The Unfinished Business Doctrine: Law Firm Dissolutions Bring Risks (Co-Author)
Based on the efforts of a highly paid legal industry consultant, your firm has been in confidential negotiations with a practice group looking to leave a prominent, nationally known law firm. One of the attractions of the group is the expectation its lawyers will generate significant fees for your firm on the client matters you anticipate they will bring with them.
On the eve of reaching the final terms of the group's move comes dramatic news: the group's firm, citing a significant downturn in revenue due to recent departures of other partners, announces it is insolvent and will be dissolving, with rumors swirling of an imminent bankruptcy filing. Should your firm now consider terminating the negotiations? If the laterals do join your firm, is there a risk that fees collected for work performed after the clients transfer their files might not actually "belong" to your firm? Might a receiver or bankruptcy trustee for the defunct law firm have authority to a "claw back" those fees from your firm? Is there a way to protect your firm from exposure to such claims?
While this issue appears not to have been addressed by any Connecticut court, other jurisdictions have answered these questions by applying a 1984 California appeals court decision, Jewel v. Boxer. That decision generally stands for the proposition that the "unfinished business" of a dissolved law firm remains an asset of the firm. Thus if a partner of the defunct firm takes "unfinished business" to a new firm and completes the work there, the fees generated from the completion of that "unfinished business" belong to the dissolved firm and not to the new firm even if it is the new firm which performed the work.
Two recent decisions, both from bankruptcy cases in the Southern District of New York, but reaching diametrically opposed conclusions about the applicability of the Jewel doctrine under New York law, have drawn new attention to an increasingly common dilemma: lateral lawyers who move from dissolved law firms exposing their new firms to "unfinished business" claims of a receiver, a bankruptcy trustee or a former partner.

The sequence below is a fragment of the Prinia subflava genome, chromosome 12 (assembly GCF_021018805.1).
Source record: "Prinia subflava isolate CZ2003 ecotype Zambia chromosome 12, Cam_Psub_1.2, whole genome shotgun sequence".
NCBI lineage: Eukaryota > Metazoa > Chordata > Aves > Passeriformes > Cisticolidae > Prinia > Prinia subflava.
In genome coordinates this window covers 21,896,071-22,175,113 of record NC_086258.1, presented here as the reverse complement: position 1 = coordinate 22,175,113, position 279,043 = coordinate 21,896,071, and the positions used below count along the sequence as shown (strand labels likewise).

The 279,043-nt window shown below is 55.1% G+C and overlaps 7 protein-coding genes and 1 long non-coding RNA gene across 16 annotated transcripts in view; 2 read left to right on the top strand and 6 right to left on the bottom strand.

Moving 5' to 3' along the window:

Jewel v. Boxer arose from a dispute between former partners over contingency fees earned in matters that originated with their dissolved firm, but that two of the four partners had handled to conclusion after the dissolution. The California court decided the case under the Uniform Partnership Act (then in effect in California), and held that the contingency fee was not subject to a quantum meruit division between the former partners.
Because partners of a dissolved partnership owe each other a duty to account for fees generated in carrying out the "unfinished business" of the dissolved firm, all profits earned on ongoing matters pending on the date the former firm shut down belong to the dissolved firm and must be distributed in accordance with the agreement between its partners.
This is required regardless of which of the former partners did the work that earned the post-dissolution fee, and with no special compensation for the post-dissolution efforts, skill and diligence of the partner who actually completed the work. The court expressly held that "[t]he fact that the client substitutes one of the former partners as attorney of record in place of the former partnership does not affect this result."